There are ethical issues involved: I am a health care professional, but can I choose to whom I deliver my care, or don't I have a choice? Does the Hippocratic Oath mean that I have to care for everyone? The Constitution says that we are all created equal, and, in fact, it is illegal if I do not care for minorities. Where does AIDS fit into this? Is having AIDS the same as being a minority? Now that AIDS is known to be infectious, what are the ramifications of that? It is very difficult. But it is nowhere near the problem that it used to be.

When this epidemic first appeared, I was hired by a firm that does education for nurses. They developed a one-day program and sent me around the country on my days off. I would take three or four days of annual leave. I would go to various cities, and the company would have a conference set up at the local hotel. I would talk to nurses, tell them how to deliver care to AIDS patients, and describe what to expect. Very early on, I could hear from their questions that people were afraid, that they were resentful. They did not want to have any part of caring for AIDS patients.

Harden: What were they afraid of? Were they homophobic, or were they afraid of a disease that they did not know?

Baird: They were afraid of what they did not know. It was also interesting that many times the nurses were willing to care for the patients. But their husbands were not willing for them to care for the patients. Many husbands had much to say about who their wife was going to care for, because they were both working. Many nurses said to me, “I don't mind doing this, but my husband doesn't want me to because he doesn't want me to bring this home.” There were a number of those comments but there have not been so many recently. There is a little here and there, but it is nowhere near the same. It was the fear. With the husbands, it was clearly fear because they did not know what the nurses would be involved in so they could not really make an intelligent decision about it. Does that answer your question?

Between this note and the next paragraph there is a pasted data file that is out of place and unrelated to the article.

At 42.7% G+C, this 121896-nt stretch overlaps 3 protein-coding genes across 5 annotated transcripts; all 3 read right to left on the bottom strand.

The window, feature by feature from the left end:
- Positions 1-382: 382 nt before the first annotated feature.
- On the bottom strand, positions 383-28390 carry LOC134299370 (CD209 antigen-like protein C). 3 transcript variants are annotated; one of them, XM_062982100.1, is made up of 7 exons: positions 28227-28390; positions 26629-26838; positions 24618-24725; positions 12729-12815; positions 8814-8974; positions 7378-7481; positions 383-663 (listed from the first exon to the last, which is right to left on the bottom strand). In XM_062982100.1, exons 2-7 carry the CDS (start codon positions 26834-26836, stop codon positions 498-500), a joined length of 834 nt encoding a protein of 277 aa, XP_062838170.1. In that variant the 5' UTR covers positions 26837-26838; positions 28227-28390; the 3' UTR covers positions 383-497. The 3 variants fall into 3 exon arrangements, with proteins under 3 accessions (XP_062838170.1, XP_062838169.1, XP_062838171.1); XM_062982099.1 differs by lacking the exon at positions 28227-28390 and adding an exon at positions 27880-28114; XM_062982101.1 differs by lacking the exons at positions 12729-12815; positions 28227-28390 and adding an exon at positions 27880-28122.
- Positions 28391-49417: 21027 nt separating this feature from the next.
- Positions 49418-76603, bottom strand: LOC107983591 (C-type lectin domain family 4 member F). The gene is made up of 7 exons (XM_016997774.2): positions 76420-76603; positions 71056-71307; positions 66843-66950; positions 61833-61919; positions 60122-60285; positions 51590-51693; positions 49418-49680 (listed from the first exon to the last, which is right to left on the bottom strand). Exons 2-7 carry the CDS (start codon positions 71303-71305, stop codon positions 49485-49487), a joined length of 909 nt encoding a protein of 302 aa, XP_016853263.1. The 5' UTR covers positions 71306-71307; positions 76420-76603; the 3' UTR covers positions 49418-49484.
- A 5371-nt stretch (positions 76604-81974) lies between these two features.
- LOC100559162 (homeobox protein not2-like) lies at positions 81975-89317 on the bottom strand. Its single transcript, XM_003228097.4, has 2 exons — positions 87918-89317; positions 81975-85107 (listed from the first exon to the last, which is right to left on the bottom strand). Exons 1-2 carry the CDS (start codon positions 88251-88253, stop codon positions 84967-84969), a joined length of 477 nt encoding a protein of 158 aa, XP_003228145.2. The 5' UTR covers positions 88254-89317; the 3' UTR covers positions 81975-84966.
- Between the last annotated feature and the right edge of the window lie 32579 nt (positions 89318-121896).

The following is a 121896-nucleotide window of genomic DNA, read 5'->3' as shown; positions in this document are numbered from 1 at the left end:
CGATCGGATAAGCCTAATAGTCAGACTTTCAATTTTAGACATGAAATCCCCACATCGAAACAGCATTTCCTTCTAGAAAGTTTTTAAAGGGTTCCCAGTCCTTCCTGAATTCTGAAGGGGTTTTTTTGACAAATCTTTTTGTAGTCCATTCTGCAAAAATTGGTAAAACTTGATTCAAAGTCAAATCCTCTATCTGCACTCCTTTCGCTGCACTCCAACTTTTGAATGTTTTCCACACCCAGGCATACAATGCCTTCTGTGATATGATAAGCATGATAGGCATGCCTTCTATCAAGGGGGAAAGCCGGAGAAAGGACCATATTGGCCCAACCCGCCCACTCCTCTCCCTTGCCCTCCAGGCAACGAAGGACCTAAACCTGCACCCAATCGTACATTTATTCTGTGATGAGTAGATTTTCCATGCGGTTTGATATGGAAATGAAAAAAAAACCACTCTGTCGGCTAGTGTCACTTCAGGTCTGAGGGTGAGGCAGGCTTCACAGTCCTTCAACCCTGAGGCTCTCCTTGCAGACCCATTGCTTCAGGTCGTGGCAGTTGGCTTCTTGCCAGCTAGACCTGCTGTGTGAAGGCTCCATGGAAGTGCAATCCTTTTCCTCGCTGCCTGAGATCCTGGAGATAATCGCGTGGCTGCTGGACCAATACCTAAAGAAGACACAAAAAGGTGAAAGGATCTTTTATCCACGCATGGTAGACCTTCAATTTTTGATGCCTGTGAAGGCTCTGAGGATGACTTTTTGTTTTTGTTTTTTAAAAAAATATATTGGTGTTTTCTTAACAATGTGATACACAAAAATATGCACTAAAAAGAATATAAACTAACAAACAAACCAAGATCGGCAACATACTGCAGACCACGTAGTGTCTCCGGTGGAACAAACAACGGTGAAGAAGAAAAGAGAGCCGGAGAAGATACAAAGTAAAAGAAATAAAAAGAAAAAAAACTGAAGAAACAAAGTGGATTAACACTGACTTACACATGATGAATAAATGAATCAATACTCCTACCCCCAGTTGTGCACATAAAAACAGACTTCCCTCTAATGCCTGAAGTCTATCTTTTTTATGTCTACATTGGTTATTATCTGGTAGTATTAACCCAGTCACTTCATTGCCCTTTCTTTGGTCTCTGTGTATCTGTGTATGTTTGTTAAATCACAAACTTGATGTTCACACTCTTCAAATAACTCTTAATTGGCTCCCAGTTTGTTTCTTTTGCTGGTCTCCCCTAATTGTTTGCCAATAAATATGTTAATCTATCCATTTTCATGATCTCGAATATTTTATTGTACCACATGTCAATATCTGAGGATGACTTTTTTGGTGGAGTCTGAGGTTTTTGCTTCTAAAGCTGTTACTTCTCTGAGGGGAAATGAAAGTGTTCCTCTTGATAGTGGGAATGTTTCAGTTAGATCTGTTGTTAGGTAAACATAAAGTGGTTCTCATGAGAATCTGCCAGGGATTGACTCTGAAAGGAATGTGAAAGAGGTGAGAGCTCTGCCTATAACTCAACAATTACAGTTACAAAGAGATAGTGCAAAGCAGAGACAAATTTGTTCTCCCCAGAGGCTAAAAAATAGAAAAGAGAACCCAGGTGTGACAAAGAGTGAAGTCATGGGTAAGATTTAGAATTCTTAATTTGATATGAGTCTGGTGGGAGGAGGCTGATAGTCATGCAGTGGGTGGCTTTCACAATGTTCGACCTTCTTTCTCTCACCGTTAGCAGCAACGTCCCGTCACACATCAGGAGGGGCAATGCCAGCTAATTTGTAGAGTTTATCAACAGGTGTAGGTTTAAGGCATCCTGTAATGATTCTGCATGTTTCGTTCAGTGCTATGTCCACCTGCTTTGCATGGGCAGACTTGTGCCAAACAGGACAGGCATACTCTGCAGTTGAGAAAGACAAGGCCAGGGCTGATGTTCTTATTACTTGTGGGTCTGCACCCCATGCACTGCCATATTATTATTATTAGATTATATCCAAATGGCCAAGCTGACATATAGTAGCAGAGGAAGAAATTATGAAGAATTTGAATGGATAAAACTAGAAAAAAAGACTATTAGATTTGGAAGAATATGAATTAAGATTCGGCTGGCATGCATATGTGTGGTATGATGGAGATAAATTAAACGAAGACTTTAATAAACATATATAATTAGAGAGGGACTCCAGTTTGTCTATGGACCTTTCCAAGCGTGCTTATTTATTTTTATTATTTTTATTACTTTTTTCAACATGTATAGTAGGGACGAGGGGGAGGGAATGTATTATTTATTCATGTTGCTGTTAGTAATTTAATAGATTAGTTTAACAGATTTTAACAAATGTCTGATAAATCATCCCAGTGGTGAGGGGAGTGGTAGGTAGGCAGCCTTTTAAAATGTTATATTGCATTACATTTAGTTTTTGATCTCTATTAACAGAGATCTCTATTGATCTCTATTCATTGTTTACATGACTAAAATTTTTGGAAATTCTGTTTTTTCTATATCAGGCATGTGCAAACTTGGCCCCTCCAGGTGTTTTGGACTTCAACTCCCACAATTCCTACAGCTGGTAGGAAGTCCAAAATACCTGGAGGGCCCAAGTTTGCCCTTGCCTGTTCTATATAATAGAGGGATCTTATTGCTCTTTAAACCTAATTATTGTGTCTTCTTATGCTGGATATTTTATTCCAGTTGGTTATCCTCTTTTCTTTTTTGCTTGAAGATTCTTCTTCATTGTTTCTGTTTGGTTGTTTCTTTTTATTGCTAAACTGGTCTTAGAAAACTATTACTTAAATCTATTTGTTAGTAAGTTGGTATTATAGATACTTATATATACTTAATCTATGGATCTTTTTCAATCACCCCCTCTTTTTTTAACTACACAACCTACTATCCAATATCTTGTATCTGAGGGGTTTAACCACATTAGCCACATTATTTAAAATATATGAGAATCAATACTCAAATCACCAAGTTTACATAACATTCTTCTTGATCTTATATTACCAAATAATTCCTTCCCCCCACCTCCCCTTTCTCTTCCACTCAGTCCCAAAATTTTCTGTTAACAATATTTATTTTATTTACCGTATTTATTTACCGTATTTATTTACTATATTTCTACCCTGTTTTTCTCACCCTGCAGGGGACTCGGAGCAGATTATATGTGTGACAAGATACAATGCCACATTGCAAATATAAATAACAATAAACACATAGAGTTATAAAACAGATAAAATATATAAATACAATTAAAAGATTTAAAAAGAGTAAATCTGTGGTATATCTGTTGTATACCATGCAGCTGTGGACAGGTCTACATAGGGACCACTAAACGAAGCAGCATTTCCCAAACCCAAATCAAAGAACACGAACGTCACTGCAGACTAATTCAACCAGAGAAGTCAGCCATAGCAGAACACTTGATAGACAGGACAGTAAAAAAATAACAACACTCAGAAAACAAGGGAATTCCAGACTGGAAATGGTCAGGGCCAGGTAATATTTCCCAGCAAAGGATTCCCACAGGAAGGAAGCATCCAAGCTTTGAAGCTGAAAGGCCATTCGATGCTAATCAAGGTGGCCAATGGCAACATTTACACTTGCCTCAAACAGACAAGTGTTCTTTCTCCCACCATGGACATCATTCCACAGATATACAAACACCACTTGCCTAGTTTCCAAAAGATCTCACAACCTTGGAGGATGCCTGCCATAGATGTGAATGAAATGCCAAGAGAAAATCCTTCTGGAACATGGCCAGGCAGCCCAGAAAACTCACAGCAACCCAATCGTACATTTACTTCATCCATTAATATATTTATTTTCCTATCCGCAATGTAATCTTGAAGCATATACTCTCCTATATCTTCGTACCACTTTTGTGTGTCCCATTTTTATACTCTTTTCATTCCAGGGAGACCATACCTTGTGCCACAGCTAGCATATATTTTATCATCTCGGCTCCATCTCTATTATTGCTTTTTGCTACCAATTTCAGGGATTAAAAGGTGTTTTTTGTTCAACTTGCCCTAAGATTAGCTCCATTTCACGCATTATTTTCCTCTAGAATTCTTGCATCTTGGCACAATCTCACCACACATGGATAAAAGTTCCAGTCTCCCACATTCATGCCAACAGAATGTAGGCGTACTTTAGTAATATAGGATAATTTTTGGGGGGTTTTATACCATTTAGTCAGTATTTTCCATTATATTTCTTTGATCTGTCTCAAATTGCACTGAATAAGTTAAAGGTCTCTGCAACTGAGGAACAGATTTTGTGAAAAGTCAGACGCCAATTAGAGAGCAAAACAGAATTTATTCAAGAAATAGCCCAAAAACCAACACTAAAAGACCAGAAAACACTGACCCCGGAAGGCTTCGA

Rodrigues: Yes, it certainly does. I was surprised, because until I looked at some of the more recent literature, I did not realize that these views were still circulating.

Baird: My brother lives in Oklahoma, and up until now, you can talk to people there and they will say: “I wouldn't take care of any AIDS patients.” There are pockets in this country where people would say that they would not take care of AIDS patients. Then, of course, the Moral Majority thinks that AIDS is the result of God's will. There are fanatical religious groups that account for many patients coming in with a lot of guilt associated with their disease. They feel that they are being punished for something they did wrong.